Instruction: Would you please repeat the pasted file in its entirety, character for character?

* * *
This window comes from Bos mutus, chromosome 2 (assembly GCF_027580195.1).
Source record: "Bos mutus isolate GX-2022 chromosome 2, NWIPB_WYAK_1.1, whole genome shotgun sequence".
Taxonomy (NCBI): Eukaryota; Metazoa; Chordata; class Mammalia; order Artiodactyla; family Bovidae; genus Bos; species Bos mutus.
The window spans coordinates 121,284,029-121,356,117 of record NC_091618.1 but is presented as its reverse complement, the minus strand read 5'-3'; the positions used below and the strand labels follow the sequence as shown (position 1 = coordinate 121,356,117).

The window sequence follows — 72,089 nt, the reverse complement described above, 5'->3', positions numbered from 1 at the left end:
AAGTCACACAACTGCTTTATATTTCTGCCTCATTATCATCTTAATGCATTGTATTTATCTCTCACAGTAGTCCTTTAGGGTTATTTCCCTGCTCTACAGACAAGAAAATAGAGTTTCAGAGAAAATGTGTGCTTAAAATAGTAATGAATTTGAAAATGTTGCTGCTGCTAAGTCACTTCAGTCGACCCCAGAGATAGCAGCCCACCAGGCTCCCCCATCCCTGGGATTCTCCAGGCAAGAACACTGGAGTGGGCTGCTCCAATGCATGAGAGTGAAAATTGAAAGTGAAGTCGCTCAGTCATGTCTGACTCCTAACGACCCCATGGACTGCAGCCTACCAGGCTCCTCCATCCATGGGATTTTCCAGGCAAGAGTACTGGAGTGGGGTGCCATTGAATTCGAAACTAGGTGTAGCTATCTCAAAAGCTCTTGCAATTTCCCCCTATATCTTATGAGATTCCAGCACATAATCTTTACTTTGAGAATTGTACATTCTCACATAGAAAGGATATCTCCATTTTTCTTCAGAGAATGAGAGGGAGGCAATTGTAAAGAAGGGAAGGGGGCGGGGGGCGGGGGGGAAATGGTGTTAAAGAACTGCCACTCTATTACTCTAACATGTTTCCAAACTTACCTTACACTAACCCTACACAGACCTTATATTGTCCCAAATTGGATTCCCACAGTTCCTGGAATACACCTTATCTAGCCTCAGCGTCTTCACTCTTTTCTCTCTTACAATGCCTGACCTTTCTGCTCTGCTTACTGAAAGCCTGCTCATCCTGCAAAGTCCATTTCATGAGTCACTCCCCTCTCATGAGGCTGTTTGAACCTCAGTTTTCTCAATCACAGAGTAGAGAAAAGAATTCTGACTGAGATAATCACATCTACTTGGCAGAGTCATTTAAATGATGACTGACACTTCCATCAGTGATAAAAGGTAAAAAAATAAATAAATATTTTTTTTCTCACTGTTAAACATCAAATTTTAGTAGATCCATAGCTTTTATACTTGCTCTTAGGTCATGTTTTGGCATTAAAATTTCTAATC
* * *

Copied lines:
This window comes from Bos mutus, chromosome 2 (assembly GCF_027580195.1).
Source record: "Bos mutus isolate GX-2022 chromosome 2, NWIPB_WYAK_1.1, whole genome shotgun sequence".
Taxonomy (NCBI): Eukaryota; Metazoa; Chordata; class Mammalia; order Artiodactyla; family Bovidae; genus Bos; species Bos mutus.
The window spans coordinates 121,284,029-121,356,117 of record NC_091618.1 but is presented as its reverse complement, the minus strand read 5'-3'; the positions used below and the strand labels follow the sequence as shown (position 1 = coordinate 121,356,117).

The window sequence follows — 72,089 nt, the reverse complement described above, 5'->3', positions numbered from 1 at the left end:
AAGTCACACAACTGCTTTATATTTCTGCCTCATTATCATCTTAATGCATTGTATTTATCTCTCACAGTAGTCCTTTAGGGTTATTTCCCTGCTCTACAGACAAGAAAATAGAGTTTCAGAGAAAATGTGTGCTTAAAATAGTAATGAATTTGAAAATGTTGCTGCTGCTAAGTCACTTCAGTCGACCCCAGAGATAGCAGCCCACCAGGCTCCCCCATCCCTGGGATTCTCCAGGCAAGAACACTGGAGTGGGCTGCTCCAATGCATGAGAGTGAAAATTGAAAGTGAAGTCGCTCAGTCATGTCTGACTCCTAACGACCCCATGGACTGCAGCCTACCAGGCTCCTCCATCCATGGGATTTTCCAGGCAAGAGTACTGGAGTGGGGTGCCATTGAATTCGAAACTAGGTGTAGCTATCTCAAAAGCTCTTGCAATTTCCCCCTATATCTTATGAGATTCCAGCACATAATCTTTACTTTGAGAATTGTACATTCTCACATAGAAAGGATATCTCCATTTTTCTTCAGAGAATGAGAGGGAGGCAATTGTAAAGAAGGGAAGGGGGCGGGGGGCGGGGGGGAAATGGTGTTAAAGAACTGCCACTCTATTACTCTAACATGTTTCCAAACTTACCTTACACTAACCCTACACAGACCTTATATTGTCCCAAATTGGATTCCCACAGTTCCTGGAATACACCTTATCTAGCCTCAGCGTCTTCACTCTTTTCTCTCTTACAATGCCTGACCTTTCTGCTCTGCTTACTGAAAGCCTGCTCATCCTGCAAAGTCCATTTCATGAGTCACTCCCCTCTCATGAGGCTGTTTGAACCTCAGTTTTCTCAATCACAGAGTAGAGAAAAGAATTCTGACTGAGATAATCACATCTACTTGGCAGAGTCATTTAAATGATGACTGACACTTCCATCAGTGATAAAAGGTAAAAAAATAAATAAATATTTTTTTTCTCACTGTTAAACATCAAATTTTAGTAGATCCATAGCTTTTATACTTGCTCTTAGGTCATGTTTTGGCATTAAAATTTCTAATC